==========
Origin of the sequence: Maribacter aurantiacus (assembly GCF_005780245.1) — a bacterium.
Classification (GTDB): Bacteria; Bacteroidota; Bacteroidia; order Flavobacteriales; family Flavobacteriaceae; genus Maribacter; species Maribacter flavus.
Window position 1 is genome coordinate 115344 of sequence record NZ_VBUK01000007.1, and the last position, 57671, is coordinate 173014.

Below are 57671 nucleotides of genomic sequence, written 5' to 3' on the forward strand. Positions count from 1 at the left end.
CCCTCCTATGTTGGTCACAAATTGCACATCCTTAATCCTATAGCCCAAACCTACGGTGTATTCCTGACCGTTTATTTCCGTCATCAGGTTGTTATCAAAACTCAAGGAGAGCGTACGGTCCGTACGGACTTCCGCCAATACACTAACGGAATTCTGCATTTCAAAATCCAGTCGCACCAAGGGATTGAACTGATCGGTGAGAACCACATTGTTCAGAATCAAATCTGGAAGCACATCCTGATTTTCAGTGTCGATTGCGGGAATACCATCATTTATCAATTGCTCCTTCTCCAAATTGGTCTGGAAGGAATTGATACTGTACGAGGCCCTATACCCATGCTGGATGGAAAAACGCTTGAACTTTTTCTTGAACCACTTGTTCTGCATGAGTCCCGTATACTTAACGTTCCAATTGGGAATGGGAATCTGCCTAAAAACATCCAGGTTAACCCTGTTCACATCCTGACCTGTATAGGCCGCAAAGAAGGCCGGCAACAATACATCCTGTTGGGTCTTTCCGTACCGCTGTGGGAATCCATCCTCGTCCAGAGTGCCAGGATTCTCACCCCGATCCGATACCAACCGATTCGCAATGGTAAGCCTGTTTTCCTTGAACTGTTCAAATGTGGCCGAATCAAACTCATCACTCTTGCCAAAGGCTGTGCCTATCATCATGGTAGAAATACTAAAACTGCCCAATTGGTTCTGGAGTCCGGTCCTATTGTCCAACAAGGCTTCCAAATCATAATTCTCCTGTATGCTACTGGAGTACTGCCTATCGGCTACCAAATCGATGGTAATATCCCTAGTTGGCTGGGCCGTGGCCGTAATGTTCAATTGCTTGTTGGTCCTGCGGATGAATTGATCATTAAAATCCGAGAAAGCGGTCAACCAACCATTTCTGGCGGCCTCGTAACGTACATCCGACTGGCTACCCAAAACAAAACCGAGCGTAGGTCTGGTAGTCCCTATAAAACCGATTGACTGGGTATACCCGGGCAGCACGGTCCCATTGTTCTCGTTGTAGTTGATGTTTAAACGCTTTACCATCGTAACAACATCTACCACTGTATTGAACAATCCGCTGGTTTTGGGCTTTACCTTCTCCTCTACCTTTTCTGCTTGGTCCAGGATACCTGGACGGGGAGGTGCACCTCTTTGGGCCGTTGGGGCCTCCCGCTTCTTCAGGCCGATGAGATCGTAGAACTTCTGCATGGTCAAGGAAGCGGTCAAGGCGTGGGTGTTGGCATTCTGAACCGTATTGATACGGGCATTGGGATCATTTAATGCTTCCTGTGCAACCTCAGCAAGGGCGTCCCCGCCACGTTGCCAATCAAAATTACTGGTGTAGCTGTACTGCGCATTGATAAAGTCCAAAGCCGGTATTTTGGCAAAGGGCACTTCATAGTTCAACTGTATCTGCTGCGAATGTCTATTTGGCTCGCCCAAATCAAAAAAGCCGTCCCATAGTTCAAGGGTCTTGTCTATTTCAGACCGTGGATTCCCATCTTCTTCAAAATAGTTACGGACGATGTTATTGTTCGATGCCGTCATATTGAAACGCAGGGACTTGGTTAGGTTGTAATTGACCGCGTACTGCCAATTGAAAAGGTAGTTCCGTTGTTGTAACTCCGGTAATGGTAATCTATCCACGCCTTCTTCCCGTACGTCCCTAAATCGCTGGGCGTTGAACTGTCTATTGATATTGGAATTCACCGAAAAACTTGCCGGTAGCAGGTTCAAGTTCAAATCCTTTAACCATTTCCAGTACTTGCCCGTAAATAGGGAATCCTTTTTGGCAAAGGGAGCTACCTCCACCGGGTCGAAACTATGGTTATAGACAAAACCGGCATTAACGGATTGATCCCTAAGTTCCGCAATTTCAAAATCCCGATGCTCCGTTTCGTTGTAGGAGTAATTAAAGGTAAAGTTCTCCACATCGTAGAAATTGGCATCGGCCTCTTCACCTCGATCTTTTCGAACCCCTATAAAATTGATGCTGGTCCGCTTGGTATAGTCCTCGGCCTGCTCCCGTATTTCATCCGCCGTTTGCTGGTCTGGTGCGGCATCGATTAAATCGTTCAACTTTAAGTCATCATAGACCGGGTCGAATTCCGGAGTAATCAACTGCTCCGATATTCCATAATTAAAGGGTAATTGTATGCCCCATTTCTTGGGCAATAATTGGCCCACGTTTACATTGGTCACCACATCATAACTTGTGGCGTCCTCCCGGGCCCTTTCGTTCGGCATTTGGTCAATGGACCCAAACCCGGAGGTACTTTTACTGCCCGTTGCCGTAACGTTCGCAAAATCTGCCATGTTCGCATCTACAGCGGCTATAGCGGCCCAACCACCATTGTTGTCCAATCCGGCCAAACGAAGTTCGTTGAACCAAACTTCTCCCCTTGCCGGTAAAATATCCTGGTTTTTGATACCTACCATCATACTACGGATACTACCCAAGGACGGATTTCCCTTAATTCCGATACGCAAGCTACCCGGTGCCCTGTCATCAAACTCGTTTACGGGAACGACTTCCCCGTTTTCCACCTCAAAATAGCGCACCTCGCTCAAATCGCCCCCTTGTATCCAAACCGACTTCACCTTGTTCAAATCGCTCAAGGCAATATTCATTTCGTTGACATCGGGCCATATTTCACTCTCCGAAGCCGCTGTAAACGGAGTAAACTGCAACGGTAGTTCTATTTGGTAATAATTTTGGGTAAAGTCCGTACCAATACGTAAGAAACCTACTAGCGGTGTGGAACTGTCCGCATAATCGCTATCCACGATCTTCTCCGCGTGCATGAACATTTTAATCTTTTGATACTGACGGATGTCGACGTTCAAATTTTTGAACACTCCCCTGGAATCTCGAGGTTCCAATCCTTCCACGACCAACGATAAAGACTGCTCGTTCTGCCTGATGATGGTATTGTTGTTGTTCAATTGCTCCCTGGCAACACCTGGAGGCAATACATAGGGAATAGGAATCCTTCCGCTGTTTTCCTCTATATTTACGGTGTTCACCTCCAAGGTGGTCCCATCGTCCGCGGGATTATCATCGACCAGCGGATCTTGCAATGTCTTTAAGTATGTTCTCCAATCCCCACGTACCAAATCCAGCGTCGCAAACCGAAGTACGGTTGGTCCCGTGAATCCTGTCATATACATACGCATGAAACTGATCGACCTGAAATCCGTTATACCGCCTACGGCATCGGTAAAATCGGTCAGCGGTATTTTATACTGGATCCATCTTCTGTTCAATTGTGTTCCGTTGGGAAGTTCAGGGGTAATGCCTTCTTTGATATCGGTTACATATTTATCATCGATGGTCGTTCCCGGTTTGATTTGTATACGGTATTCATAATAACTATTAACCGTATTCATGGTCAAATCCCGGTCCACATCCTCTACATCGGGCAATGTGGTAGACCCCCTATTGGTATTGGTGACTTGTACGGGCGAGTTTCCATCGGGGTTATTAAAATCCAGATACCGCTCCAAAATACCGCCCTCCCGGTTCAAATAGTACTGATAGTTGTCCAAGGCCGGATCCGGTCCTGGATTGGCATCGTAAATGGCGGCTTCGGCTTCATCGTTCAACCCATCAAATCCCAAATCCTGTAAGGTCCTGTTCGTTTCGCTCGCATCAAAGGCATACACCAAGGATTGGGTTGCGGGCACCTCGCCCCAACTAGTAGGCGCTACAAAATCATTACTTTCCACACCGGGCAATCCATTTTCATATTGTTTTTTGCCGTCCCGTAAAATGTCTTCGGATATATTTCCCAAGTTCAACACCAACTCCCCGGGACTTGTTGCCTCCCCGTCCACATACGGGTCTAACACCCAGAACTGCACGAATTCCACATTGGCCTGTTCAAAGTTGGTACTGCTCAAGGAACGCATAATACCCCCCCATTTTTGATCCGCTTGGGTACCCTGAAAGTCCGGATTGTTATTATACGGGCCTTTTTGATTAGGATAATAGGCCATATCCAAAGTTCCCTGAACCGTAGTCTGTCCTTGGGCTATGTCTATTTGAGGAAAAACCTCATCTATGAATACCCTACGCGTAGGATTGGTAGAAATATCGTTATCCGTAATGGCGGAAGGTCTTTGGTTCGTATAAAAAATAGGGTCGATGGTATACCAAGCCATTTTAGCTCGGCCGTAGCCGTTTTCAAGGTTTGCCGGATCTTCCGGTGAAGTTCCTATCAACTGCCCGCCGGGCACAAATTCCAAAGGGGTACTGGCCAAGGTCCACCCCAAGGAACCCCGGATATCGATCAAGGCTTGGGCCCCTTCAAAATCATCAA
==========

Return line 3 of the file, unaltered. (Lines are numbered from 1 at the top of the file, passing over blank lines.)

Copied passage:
Window position 1 is genome coordinate 115344 of sequence record NZ_VBUK01000007.1, and the last position, 57671, is coordinate 173014.